HARARE - Government is mooting an ambitious roll-out of anti-retroviral drugs (ARVs) to every Zimbabwean who tests HIV positive.
David Parirenyatwa, the Health and Child Care minister, told delegates to a Southern Africa HIV and AIDS Information Dissemination Service (SafAIDS) community event in Mhondoro-Ngezi last Friday that all HIV positive people should access the life-prolonging treatment despite their CD-4 count.“We want ARVs to be everywhere and we don’t want to hear about shortages,” he said. “Now we are saying we need every HIV positive person to be on ARVs.”
THE ministry of health has launched an ambitious US$100 million male circumcision programme that is expected to see at least 80 percent of the male population being voluntarily circumcised.The development was confirmed by health minister David Parirenyatwa while launching the accelerated operational plan 2014–2018 and the revised policy guidelines at Green Park in Marondera today.
The SADC Member States and partners in the national response to HIV and AIDS have been urged not to shift HIV and AIDS resources to other areas as the pandemic is still far from over. Speaking at the official opening of the ongoing joint meeting of SADC Ministers of Health and Ministers responsible for HIV and AIDS in Victoria Falls on the 14th of January 2015, SADC Chairperson Health Ministers, Minister of Health and Child Care, Dr David Parirenyatwa said that HIV and AIDS remains one of the ‘triple diseases burden alongside TB and Malaria.
GOVERNMENT is with effect from this month switching all people on HIV treatment to a new one of one tablet per day from the previous three pills to make it easier for patients not to default on taking medication. The new single tablet has a combination of three drugs (Tenofovir/Lamivudine/Efavirenz TLE), a departure from the previous complicated treatment of three different tablets namely Tenofovir, Lovovidine and Nevirapine (TLN). The government estimates that 1. 3 million people are living with HIV, of which 187 000 of them are children under the age of 15 years.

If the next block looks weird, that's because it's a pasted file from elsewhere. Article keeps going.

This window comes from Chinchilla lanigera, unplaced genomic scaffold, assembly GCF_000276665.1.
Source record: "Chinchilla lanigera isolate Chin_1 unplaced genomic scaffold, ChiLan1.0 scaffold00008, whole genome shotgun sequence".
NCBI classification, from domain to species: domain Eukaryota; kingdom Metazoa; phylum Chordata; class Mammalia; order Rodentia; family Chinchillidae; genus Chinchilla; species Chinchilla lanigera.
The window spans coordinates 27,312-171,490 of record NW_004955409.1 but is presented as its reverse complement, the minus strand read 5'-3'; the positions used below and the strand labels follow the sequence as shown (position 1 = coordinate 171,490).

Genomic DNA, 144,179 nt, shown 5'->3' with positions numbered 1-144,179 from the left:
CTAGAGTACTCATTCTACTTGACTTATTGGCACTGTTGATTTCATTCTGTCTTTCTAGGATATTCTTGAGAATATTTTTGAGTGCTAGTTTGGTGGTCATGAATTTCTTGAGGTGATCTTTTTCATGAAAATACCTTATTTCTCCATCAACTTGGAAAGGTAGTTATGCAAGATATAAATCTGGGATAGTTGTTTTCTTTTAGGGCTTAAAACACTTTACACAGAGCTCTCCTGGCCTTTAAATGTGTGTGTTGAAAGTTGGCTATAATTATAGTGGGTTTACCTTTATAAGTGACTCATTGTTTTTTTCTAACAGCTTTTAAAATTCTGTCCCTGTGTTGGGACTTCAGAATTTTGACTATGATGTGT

HARARE - A partnership by the National AIDS Council (NAC), NatPharm and some pharmarcies in the private sector has resulted in the drop in prices of anti-retroviral drugs (ARVs) that will now be accessed for US$17 down from an average US$55 currently prevailing. The development comes after NAC launched the increased access to treatment plan, which will see them procure ARVs in bulk at the manufacturing rate.The drugs will then be distributed by NatPharm and licensed pharmacies in the private sector.
NAC Zimbabwe is set to adopt new World Health Organization (WHO) Antiretroviral Therapy (ART) guidelines which have reviewed the stage at which a person living with HIV can be initiated on ART. The guidelines now states that a person living with HIV can be initiated on Antiretroviral therapy if his or her CD4 count is 500 or below (up from 350). Zimbabwe is currently using the 2010 WHO guidelines which use CD4 count of 350 for ART initiation. National AIDS Council Chief Executive Officer Dr Tapuwa Magure announced the new development at a NAC progress review management meeting. “ WHO has released new ART guidelines, recommending ART initiation to be done using CD4 count of 500 up from 350. As a country we will review and adopt this recommendation.”